Developing multi-drug resistant tuberculosis may lead to mental disorders
Bacteria Mycobacterium tuberculosis causes tuberculosis. It is an infectious bacteria that affects the lungs and can injure other body parts. Tuberculosis can be transmitted when exposed to an infected person through coughing, sneezing, or speaking. This infection can spread through air. It is estimated that one third of the global population suffers from latent tuberculosis; that is, when the bacteria is in a resting phase and does not develop an infection so it cannot be transmitted.
People with a weakened immune system carry a higher risk of tuberculosis, such as people with HIV, diabetes, malnourishment, or tobacco smokers. Tuberculosis is one of the leading death causes of HIV positive people. In 2016, 40% of HIV related deaths were because of tuberculosis.
Tuberculosis can manifest with the following symptoms:
- Severe coughing lasting three weeks or more
- Weight loss
- Hemoptysis (coughing blood)
- Weakness or fatigue
- Fever and shivers
- Night sweats
If not treated, it can result in death or developing multidrug-resistant tuberculosis (MDR-TB).
MDR-TB is caused by a strain unresponsive to treatment with isoniazid and rifampicin, two of the most efficient anti-tuberculosis drugs available. MDR-TB treatment is substantially longer, more expensive, and toxic. It is currently considered a blood safety problem because tuberculosis may have severe physical, psychological and social consequences.
Studies mention that MDR-TB diagnose, treatment, and attention causes physical, psychological and social stress on patients and caretakers. Mental disorders are more common among people with tuberculosis than the general population. The prevalence of depression in patients with tuberculosis is three to six times higher than healthy people. Anxiety is twice as high in tuberculosis patients in comparison with healthy people.
One study consisting of a systematic review and a meta-analysis of random effects, had the objective of estimating the burden tuberculosis has on mental health, social stresses, and life quality during and after MDR-TB treatment. Factors in life quality such as depression, anxiety, psychosis, and substance abuse were mentioned, as well as isolation, stigmatization, discrimination, a lack of social support, physical, psychological, social, mental, and environmental factors.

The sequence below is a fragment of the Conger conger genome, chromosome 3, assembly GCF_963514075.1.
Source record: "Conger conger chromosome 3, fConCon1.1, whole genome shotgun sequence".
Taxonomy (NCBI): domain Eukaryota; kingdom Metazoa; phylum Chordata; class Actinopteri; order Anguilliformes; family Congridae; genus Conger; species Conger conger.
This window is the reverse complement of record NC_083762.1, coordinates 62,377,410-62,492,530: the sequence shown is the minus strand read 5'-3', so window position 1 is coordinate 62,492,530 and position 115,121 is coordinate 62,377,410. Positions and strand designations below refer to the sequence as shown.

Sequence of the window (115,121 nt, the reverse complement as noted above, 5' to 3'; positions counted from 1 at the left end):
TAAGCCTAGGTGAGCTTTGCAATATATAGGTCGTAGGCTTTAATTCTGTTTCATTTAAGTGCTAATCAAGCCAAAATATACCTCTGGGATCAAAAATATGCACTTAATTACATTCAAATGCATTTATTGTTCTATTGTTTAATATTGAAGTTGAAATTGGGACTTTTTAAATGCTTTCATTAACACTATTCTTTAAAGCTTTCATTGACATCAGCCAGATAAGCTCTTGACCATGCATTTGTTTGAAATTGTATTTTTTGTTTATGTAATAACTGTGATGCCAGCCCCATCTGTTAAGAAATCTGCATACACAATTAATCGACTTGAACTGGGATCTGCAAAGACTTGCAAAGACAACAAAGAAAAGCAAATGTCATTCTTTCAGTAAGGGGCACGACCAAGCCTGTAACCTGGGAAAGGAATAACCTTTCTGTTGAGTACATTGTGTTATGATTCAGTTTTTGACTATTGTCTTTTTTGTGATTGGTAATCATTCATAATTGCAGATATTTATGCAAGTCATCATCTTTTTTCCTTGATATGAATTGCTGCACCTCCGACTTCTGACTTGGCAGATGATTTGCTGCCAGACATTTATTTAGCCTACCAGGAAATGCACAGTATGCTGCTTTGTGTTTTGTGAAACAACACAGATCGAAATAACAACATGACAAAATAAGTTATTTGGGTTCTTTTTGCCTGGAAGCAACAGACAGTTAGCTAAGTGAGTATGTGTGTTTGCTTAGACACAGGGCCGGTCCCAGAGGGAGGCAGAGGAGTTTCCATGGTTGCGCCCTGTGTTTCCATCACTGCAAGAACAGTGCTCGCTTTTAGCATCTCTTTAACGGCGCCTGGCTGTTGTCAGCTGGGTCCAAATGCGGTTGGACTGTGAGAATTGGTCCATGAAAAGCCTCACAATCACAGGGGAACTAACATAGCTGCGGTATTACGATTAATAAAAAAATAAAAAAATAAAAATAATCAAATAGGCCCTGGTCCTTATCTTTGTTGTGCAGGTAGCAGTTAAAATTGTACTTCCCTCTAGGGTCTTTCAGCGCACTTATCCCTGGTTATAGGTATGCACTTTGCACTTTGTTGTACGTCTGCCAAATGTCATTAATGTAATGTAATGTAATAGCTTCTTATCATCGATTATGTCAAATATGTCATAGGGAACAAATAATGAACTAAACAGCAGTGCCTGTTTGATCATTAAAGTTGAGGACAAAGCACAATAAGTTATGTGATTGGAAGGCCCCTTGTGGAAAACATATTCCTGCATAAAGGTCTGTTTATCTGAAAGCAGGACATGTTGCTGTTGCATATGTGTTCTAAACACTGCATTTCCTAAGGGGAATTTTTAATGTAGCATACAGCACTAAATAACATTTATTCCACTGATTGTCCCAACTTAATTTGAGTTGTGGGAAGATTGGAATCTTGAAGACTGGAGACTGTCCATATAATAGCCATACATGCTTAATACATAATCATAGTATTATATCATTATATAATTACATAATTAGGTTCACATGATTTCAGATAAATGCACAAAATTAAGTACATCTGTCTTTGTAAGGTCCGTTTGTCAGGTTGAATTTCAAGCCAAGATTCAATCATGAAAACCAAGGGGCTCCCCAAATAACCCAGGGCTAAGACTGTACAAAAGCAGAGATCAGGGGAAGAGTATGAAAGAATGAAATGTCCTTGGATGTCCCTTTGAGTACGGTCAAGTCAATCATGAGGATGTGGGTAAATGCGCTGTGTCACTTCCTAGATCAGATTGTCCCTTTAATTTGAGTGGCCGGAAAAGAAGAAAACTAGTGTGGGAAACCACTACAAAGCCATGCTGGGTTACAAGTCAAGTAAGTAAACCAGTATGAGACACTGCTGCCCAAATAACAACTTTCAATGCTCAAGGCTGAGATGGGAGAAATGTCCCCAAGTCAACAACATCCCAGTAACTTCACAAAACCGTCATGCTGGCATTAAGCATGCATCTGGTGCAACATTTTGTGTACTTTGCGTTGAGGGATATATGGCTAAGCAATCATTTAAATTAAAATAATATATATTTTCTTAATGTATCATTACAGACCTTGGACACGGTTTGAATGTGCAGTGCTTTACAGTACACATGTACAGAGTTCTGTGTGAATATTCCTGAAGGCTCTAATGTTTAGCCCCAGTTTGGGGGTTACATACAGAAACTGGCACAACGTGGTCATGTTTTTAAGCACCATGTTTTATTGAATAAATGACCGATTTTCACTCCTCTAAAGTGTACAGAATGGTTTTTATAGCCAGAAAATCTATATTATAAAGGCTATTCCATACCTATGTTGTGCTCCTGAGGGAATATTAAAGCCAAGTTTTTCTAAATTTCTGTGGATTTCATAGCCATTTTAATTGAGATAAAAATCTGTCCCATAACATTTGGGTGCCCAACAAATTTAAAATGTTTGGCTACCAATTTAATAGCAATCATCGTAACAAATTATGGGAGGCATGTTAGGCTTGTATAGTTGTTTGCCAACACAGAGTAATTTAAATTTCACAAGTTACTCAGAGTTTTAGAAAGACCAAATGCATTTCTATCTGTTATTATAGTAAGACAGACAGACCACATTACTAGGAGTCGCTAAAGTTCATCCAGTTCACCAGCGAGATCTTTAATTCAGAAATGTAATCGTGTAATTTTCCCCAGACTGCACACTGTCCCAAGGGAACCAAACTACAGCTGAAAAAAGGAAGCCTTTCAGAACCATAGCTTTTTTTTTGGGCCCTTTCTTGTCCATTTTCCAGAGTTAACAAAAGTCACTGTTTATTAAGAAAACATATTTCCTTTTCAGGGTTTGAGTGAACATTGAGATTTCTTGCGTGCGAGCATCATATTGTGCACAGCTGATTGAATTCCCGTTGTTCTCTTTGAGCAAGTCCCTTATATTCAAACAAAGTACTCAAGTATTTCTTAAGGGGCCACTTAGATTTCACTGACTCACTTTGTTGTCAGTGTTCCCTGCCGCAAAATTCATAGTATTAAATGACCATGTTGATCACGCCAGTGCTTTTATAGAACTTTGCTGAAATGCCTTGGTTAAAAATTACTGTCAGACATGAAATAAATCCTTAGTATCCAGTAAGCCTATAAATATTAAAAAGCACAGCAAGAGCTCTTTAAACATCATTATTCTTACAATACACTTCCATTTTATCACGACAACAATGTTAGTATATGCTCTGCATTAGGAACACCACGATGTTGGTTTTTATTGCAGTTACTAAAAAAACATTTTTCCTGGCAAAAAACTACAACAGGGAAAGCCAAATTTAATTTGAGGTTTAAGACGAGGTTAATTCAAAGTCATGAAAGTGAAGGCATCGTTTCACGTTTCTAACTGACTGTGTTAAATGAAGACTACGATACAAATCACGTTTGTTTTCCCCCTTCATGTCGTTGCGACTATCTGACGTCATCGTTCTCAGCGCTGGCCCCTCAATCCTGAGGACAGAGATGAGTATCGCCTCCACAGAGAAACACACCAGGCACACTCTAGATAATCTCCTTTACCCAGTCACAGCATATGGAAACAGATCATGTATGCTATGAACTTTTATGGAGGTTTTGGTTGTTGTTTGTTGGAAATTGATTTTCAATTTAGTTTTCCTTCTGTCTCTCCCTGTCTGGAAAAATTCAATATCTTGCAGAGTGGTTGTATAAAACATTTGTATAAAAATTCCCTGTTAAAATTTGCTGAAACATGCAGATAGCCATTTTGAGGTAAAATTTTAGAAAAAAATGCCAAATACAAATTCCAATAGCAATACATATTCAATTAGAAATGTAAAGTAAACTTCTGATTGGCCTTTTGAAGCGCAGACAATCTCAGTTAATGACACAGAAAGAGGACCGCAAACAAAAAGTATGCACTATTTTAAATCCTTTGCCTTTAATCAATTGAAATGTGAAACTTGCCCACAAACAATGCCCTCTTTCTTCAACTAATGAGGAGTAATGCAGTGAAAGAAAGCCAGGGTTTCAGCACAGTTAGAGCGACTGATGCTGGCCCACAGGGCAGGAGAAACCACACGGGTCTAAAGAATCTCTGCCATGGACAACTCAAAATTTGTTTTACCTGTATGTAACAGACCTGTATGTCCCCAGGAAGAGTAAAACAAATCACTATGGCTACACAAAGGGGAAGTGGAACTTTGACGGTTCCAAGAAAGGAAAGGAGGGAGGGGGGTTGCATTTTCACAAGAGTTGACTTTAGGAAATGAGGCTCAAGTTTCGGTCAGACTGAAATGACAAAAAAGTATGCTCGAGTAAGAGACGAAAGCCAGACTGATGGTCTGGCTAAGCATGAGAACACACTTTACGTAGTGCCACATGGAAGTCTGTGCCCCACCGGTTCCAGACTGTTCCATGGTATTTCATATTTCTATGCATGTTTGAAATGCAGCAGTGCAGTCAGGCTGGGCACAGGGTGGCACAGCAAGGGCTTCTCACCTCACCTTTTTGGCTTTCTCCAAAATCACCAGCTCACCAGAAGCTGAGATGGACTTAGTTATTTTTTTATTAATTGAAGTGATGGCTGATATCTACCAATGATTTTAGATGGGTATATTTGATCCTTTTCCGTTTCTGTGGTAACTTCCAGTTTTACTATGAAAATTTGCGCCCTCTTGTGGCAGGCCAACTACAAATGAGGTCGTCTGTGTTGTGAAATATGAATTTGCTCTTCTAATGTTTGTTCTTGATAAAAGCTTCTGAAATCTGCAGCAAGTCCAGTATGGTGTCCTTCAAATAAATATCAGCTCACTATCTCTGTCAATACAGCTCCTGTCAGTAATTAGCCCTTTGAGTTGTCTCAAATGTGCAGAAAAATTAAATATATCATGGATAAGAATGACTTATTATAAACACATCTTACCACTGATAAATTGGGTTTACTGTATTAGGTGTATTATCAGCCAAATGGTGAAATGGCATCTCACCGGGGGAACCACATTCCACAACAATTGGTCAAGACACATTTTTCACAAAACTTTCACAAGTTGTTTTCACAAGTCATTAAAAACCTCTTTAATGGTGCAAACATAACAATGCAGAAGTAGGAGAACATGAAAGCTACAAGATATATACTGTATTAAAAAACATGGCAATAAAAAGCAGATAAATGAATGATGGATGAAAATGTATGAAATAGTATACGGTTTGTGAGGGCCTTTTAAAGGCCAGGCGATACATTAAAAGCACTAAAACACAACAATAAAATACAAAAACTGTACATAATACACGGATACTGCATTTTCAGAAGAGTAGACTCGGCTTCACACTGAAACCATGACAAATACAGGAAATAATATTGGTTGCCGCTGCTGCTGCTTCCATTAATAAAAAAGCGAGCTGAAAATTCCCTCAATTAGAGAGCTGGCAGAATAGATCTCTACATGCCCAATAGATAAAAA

Results showed that mental disorders are highly prevalent on patients with MDR-TB and that the stigma, discrimination, isolation, and lack of social support are common social stresses. Life quality was showed lower on patients with MDR-TB, in comparison with people tuberculosis susceptible to medication.
MDR-TB is still a public health crisis. According to the WHO, 600 thousand new cases of rifampicin resistance were found. It is sustained that not only medical treatment but social support, mental health and disease attention services can improve life quality on patients.
Between the years 2000 and 2016, 53 million people were saved thanks to diagnose and treatment services against tuberculosis. But to end this epidemic by the year 2030 is one of the health-related goals included on the Sustainable Development Goals.
Reviewers: Brenda Giselle Álvarez Rodríguez (Public Health Research Unit), and Cassandra Saldaña Pineda (Knowledge Management Unit).
- Article: “Mental health disorders, social stressors, and health-related quality of life in patients with multidrug-resistant tuberculosis: A systematic review and meta-analysis”. (2018). The British Infection Association.
- Article: “Adherence interventions and outcomes of tuberculosis treatment: A systematic review and meta-analysis of trials and observational studies”. PLoS Med. 2018 Jul; 15(7): e1002595.
- World Health Organization